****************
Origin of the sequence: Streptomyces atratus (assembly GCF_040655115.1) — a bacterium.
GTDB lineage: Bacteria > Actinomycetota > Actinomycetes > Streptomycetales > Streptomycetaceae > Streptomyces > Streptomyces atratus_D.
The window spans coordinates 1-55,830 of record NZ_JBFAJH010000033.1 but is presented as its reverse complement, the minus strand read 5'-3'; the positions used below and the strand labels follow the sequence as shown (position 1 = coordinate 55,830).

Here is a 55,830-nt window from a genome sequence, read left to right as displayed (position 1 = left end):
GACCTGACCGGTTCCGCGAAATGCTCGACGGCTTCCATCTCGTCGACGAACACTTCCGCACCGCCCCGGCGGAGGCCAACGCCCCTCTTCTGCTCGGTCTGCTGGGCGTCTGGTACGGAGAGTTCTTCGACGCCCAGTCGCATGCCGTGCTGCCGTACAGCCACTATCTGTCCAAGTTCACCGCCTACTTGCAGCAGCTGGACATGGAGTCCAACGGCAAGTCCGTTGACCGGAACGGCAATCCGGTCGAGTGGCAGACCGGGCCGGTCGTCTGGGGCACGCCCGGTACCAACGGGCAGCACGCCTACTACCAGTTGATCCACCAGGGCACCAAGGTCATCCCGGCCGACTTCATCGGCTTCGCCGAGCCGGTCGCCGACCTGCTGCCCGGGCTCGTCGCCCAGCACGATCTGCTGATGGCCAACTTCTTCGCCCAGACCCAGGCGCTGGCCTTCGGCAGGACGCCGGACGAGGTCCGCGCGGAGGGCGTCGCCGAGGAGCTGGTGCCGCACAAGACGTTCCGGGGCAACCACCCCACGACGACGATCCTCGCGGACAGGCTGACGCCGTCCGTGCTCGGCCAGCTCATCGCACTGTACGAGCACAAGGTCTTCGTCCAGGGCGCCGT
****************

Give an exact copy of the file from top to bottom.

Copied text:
Origin of the sequence: Streptomyces atratus (assembly GCF_040655115.1) — a bacterium.
GTDB lineage: Bacteria > Actinomycetota > Actinomycetes > Streptomycetales > Streptomycetaceae > Streptomyces > Streptomyces atratus_D.
The window spans coordinates 1-55,830 of record NZ_JBFAJH010000033.1 but is presented as its reverse complement, the minus strand read 5'-3'; the positions used below and the strand labels follow the sequence as shown (position 1 = coordinate 55,830).

Here is a 55,830-nt window from a genome sequence, read left to right as displayed (position 1 = left end):
GACCTGACCGGTTCCGCGAAATGCTCGACGGCTTCCATCTCGTCGACGAACACTTCCGCACCGCCCCGGCGGAGGCCAACGCCCCTCTTCTGCTCGGTCTGCTGGGCGTCTGGTACGGAGAGTTCTTCGACGCCCAGTCGCATGCCGTGCTGCCGTACAGCCACTATCTGTCCAAGTTCACCGCCTACTTGCAGCAGCTGGACATGGAGTCCAACGGCAAGTCCGTTGACCGGAACGGCAATCCGGTCGAGTGGCAGACCGGGCCGGTCGTCTGGGGCACGCCCGGTACCAACGGGCAGCACGCCTACTACCAGTTGATCCACCAGGGCACCAAGGTCATCCCGGCCGACTTCATCGGCTTCGCCGAGCCGGTCGCCGACCTGCTGCCCGGGCTCGTCGCCCAGCACGATCTGCTGATGGCCAACTTCTTCGCCCAGACCCAGGCGCTGGCCTTCGGCAGGACGCCGGACGAGGTCCGCGCGGAGGGCGTCGCCGAGGAGCTGGTGCCGCACAAGACGTTCCGGGGCAACCACCCCACGACGACGATCCTCGCGGACAGGCTGACGCCGTCCGTGCTCGGCCAGCTCATCGCACTGTACGAGCACAAGGTCTTCGTCCAGGGCGCCGT